• Matplotlib: This library provides simple ways to create static or interactive boxplots, scatterplots, line graphs, and bar charts. It’s useful for simplifying your data visualization tasks.
  • Seaborn: Seaborn is another data visualization library built on top of Matplotlib that allows for visually appealing statistical graphs. It allows you to easily visualize beautiful confidence intervals, distributions, and other graphs.
  • Statsmodels: This statistical modeling library builds all of your statistical models and statistical tests including linear regression, generalized linear models, and time series analysis models.
  • Scipy: Scipy is a library used for scientific computing that helps with linear algebra, optimization, and statistical tasks.
  • Requests: This is a useful library for scraping data from websites. It provides a user-friendly and responsive way to configure HTTP requests.

In addition to all of the general data manipulation libraries available in Python, a major advantage of Python in data science is the availability of powerful machine learning libraries. These machine learning libraries make data scientists’ lives easier by providing robust, open source libraries for any machine learning algorithm desired. These libraries offer simplicity without sacrificing performance. You can easily build a powerful and accurate neural network using these frameworks. Some of the most popular machine learning and deep learning libraries in Python include:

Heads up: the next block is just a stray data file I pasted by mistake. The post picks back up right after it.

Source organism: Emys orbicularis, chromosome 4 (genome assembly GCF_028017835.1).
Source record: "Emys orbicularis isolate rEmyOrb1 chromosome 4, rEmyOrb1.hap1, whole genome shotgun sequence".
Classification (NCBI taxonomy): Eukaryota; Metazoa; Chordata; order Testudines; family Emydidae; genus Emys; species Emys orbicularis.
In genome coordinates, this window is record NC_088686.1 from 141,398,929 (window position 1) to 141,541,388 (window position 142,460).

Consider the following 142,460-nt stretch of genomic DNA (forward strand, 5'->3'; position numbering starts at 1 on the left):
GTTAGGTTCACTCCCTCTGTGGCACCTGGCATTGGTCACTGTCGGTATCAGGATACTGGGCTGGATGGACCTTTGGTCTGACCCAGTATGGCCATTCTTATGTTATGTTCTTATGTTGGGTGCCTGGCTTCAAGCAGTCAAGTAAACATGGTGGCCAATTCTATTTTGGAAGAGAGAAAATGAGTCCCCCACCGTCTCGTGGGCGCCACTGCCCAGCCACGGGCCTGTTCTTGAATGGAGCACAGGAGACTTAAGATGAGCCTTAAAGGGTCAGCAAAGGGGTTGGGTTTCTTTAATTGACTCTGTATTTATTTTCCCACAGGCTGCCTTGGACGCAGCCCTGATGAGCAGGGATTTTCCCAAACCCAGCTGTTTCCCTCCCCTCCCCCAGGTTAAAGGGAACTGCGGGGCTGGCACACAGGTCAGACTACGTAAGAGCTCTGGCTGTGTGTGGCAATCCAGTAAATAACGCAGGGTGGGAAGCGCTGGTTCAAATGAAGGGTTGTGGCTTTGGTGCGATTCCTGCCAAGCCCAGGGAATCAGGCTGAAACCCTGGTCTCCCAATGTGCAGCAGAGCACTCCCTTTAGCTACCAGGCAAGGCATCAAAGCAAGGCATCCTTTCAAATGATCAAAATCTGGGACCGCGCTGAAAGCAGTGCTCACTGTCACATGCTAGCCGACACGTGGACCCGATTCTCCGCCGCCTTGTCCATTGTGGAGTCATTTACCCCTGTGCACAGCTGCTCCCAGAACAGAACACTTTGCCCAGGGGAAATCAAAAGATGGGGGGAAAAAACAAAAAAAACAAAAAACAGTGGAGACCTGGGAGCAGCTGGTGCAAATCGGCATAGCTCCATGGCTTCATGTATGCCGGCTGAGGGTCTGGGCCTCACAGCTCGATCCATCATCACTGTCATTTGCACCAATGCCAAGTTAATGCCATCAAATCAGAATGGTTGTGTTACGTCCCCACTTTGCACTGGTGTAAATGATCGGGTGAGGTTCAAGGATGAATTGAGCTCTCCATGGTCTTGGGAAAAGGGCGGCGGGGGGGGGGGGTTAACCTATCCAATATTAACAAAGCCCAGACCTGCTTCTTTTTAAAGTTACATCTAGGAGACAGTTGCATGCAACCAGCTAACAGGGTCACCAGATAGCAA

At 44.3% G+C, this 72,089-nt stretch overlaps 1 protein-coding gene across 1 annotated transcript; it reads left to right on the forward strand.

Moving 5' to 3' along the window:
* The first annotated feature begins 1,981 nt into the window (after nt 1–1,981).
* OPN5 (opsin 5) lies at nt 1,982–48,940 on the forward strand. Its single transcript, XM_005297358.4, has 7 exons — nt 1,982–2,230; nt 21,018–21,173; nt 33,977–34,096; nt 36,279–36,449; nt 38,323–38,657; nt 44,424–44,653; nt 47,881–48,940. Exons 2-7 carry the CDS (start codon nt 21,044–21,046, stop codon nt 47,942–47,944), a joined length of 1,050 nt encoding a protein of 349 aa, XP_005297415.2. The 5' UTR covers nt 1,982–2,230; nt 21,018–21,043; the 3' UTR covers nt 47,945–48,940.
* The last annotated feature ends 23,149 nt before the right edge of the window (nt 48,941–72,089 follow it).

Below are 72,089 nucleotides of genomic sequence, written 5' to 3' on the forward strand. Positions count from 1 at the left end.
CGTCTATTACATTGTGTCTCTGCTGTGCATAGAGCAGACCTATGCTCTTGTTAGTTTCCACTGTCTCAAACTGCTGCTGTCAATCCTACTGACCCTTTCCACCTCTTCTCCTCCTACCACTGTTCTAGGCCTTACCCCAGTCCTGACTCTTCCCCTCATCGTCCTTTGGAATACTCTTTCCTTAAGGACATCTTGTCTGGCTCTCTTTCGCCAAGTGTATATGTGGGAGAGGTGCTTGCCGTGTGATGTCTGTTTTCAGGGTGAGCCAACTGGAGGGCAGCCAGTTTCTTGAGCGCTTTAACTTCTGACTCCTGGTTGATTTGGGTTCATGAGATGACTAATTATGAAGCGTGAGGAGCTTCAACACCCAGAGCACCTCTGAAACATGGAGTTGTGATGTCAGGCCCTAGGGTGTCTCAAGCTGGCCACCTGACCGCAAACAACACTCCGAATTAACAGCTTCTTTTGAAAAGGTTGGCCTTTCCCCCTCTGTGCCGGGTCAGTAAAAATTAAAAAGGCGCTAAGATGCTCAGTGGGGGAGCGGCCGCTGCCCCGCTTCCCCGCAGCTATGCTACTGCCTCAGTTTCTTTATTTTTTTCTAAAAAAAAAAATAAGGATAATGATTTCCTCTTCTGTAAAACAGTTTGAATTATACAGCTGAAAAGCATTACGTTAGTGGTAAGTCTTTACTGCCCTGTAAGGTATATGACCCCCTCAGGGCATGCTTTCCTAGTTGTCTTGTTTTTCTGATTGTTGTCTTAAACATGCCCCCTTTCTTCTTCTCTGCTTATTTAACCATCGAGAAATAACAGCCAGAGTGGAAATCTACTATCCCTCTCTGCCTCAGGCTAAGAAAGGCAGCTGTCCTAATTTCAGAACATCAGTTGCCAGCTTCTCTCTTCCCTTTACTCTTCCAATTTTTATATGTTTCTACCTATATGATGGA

• Scikit-learn: This popular machine learning library is a one-stop-shop for all of your machine learning needs with support for both supervised and unsupervised tasks. Some of the machine learning algorithms available are logistic regression, k-nearest neighbors, support vector machine, random forest, gradient boosting, k-means, DBSCAN, and principal component analysis.
  • Tensorflow: Tensorflow is a high-level library for building neural networks. Since it was mostly written in C++, this library provides us with the simplicity of Python without sacrificing power and performance. However, working with raw Tensorflow is not suited for beginners.
  • Keras: Keras is a popular high-level API that acts as an interface for the Tensorflow library. It’s a tool for building neural networks using a Tensorflow backend that’s extremely user friendly and easy to get started with.
  • Pytorch: Pytorch is another framework for deep learning created by Facebook’s AI research group. It provides more flexibility and speed than Keras, but since it has a low-level API, it is more complex and may be a little bit less beginner friendly than Keras. 

What Other Programming Languages are Used for Data Science?